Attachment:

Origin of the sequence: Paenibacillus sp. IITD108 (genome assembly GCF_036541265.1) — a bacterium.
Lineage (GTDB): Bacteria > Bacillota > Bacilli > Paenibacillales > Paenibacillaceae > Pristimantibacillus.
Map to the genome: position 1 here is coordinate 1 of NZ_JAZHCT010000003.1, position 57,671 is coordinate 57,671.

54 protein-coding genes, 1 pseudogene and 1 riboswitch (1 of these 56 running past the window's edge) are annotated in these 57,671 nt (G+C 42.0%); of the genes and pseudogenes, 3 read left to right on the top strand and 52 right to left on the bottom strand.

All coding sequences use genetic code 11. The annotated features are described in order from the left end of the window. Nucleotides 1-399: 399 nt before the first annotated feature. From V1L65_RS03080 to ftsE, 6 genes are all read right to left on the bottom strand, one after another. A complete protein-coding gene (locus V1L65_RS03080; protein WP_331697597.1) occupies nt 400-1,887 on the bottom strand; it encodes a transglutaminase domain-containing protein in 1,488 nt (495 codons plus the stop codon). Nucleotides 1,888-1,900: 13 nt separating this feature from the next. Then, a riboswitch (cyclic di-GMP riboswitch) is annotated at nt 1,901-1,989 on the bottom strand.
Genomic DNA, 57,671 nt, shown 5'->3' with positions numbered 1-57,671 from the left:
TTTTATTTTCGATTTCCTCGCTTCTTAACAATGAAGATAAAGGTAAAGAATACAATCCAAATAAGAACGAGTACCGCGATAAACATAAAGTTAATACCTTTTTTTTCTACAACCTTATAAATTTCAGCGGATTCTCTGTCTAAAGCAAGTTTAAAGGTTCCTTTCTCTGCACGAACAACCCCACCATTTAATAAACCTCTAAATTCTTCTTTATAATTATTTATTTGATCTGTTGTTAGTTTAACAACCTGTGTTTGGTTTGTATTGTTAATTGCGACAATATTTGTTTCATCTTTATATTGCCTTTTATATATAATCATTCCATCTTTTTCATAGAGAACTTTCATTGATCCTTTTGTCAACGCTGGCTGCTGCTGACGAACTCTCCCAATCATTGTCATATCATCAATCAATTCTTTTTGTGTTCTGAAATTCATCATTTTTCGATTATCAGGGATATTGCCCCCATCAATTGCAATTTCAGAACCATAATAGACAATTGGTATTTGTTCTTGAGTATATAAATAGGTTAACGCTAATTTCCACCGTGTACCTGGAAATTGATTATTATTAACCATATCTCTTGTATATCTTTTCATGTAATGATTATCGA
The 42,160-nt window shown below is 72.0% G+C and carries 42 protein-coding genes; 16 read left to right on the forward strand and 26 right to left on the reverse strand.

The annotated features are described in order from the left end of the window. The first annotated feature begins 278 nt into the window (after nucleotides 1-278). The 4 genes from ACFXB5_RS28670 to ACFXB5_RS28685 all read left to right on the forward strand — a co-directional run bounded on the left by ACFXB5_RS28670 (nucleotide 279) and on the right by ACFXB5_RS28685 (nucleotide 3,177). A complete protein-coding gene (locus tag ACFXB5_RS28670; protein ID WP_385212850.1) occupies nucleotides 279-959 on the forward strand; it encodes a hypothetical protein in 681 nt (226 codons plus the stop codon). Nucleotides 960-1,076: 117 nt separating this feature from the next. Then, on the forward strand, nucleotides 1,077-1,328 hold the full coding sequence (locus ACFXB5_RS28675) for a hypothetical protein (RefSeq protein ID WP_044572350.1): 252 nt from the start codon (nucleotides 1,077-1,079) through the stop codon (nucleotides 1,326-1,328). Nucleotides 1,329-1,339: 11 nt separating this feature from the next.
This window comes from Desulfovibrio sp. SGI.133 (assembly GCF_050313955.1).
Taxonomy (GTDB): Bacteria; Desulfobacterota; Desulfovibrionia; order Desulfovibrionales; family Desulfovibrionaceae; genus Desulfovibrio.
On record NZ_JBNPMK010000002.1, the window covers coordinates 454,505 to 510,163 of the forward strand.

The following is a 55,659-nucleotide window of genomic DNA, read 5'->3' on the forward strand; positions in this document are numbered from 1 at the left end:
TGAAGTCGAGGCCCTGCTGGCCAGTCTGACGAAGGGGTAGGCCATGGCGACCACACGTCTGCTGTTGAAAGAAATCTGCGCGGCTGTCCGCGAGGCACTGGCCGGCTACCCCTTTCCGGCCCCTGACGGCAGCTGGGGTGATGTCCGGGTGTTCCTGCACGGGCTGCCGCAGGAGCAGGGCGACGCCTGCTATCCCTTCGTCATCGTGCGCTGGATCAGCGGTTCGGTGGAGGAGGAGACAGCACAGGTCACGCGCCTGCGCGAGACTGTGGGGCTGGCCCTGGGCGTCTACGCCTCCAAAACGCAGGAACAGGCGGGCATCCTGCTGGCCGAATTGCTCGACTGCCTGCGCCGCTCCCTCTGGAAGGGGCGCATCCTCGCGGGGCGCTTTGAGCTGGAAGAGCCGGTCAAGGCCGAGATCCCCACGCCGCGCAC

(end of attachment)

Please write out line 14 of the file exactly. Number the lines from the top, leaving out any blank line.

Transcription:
TGAAGTCGAGGCCCTGCTGGCCAGTCTGACGAAGGGGTAGGCCATGGCGACCACACGTCTGCTGTTGAAAGAAATCTGCGCGGCTGTCCGCGAGGCACTGGCCGGCTACCCCTTTCCGGCCCCTGACGGCAGCTGGGGTGATGTCCGGGTGTTCCTGCACGGGCTGCCGCAGGAGCAGGGCGACGCCTGCTATCCCTTCGTCATCGTGCGCTGGATCAGCGGTTCGGTGGAGGAGGAGACAGCACAGGTCACGCGCCTGCGCGAGACTGTGGGGCTGGCCCTGGGCGTCTACGCCTCCAAAACGCAGGAACAGGCGGGCATCCTGCTGGCCGAATTGCTCGACTGCCTGCGCCGCTCCCTCTGGAAGGGGCGCATCCTCGCGGGGCGCTTTGAGCTGGAAGAGCCGGTCAAGGCCGAGATCCCCACGCCGCGCAC